Sure, the city might have a problem, but that shouldn’t be your customers’ problem.
Every day, we must adapt to the cards we’re dealt.
Rather than “We are not serving tap water, sodas or brewed tea today” and taking what might be perceived as a political shot at the city (the same one who does their next restaurant inspection?), a customer-centered management team could have called Culligan (et al) to get all the restaurant-approved water they’d need to provide glasses of water and brewed tea.
If you’re Culligan, there’s a win-win there.
Perhaps you can’t easily and quickly alter the water supply for a soda dispensing system, but that still doesn’t require a sign.
A quick look at last week’s sales totals from the register would have told them that they sell 430 sodas per day on average and run over to Costco or Sam’s (or called their normal supplier) for a canned/bottled supply that would span the gap for them.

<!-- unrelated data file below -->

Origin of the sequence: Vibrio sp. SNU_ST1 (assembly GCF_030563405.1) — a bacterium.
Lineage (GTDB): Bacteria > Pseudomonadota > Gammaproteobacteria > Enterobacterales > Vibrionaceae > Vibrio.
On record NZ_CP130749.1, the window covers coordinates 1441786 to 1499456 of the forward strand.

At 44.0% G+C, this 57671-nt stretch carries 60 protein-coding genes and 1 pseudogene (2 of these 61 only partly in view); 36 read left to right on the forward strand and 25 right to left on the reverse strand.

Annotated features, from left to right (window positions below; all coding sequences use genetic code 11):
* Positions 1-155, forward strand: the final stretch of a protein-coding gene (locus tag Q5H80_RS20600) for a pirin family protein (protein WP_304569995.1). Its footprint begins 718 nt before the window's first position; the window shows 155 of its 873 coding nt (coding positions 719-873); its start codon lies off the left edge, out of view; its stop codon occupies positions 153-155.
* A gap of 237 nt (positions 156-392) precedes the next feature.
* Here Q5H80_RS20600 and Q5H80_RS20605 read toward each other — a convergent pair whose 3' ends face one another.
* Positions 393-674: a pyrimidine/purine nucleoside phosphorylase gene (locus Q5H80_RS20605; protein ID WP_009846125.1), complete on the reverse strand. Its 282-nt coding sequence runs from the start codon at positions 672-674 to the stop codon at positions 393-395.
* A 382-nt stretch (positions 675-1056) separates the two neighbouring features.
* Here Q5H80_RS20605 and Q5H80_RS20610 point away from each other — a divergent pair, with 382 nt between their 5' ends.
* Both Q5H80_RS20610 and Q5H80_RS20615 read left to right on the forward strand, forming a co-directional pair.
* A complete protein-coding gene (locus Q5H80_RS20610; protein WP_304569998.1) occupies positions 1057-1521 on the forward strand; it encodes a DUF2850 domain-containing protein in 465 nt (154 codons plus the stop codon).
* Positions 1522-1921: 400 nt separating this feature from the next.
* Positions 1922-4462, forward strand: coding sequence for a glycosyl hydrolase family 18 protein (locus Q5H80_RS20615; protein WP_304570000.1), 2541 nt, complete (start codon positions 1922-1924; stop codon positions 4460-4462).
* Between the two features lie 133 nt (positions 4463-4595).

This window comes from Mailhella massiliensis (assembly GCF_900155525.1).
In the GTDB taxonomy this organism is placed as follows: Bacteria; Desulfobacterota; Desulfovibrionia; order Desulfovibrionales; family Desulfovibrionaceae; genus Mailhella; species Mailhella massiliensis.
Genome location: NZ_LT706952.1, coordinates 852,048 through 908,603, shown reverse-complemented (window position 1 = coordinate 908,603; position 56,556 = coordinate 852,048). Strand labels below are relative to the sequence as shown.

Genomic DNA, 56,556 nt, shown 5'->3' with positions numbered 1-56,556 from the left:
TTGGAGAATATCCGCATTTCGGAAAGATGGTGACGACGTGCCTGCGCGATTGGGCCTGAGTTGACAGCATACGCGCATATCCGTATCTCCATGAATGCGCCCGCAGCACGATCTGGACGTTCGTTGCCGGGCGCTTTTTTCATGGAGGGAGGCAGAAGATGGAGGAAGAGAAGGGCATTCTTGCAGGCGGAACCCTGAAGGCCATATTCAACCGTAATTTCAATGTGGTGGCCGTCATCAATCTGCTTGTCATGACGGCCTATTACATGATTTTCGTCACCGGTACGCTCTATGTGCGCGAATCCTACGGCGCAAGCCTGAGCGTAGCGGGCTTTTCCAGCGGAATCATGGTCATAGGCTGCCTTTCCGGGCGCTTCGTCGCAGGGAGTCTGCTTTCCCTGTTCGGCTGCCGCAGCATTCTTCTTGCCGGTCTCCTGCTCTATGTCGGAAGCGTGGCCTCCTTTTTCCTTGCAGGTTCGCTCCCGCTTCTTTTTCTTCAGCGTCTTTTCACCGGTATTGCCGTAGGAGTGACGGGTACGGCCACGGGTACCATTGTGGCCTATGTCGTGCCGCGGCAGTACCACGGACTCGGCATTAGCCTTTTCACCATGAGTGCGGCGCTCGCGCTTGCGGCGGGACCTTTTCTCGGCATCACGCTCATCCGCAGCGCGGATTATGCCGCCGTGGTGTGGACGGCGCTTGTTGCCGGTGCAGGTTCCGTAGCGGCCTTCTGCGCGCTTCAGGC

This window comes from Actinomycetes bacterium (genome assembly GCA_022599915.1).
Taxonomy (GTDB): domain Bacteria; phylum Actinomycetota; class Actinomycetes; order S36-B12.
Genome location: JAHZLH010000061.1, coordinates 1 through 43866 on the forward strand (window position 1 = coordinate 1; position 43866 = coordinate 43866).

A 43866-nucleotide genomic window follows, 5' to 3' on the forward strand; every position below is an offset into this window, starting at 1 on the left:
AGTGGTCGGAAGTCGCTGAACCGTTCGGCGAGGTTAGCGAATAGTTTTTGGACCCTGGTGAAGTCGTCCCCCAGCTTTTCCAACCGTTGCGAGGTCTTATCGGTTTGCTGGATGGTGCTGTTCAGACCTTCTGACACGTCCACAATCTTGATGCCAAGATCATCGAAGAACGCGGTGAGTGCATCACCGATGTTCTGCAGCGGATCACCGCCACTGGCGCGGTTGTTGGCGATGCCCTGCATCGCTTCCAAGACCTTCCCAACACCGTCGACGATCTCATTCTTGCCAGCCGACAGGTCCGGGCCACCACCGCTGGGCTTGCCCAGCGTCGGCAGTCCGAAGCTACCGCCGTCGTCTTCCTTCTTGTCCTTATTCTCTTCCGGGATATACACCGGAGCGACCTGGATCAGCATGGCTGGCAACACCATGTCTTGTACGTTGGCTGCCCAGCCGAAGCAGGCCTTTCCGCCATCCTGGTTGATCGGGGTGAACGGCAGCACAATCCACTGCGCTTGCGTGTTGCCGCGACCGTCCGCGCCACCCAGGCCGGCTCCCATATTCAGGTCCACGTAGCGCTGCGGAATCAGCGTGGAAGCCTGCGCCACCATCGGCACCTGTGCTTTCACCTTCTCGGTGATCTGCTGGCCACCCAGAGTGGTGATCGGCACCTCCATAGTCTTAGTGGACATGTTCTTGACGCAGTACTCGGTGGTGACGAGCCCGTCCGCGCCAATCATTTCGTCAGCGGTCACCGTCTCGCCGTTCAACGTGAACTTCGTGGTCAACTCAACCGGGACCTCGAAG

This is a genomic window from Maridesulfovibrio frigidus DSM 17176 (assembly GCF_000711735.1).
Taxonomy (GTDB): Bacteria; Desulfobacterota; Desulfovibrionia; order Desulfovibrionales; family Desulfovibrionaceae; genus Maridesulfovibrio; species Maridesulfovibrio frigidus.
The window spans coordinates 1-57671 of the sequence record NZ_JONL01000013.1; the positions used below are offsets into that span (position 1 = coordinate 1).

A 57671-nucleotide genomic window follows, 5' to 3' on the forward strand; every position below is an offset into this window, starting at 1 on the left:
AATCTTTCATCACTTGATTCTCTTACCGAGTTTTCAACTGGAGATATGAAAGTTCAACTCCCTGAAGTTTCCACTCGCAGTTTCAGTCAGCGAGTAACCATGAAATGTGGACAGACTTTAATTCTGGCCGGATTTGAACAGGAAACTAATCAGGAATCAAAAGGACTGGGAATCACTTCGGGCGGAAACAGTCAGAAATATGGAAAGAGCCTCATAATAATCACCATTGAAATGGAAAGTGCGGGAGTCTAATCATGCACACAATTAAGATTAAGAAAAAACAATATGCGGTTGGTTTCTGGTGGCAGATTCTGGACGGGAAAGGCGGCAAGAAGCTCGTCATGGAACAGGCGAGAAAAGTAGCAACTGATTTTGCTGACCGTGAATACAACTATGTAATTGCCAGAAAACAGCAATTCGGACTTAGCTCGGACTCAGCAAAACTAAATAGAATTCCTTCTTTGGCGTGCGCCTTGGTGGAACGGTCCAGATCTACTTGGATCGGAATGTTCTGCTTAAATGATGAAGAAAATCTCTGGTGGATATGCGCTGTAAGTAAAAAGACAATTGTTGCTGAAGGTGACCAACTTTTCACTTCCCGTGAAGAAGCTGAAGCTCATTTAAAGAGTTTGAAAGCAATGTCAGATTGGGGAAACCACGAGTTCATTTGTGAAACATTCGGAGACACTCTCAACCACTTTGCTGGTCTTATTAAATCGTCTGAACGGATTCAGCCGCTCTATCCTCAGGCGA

The next work day, they could consult with their soda mix supplier and explain the situation further, ask for advice on water supply adaptation and then contact their plumber to arrange for a way to feed the third-party water into their soda system. Or they simply could have adapted using pre-mix, though that would probably be too much of an interference to the restaurant’s workflow.
Instead, they chose to sell no soda and no tea (both high profit margin items) and take a shot at the city.
Maybe the city needed a smack, but the place to do that is at the city offices, at a council meeting and worst case, in the local press.
Using your customers as pawns in that game makes for a losing battle, especially when they are standing at your front door with their wallets and purses open.
PS: Interesting that coffee wasn’t mentioned on that sign. Might be because many places use high-tech water filtration systems for their coffee water supply lines. I wonder if a non-franchise restaurant would have reacted the same way.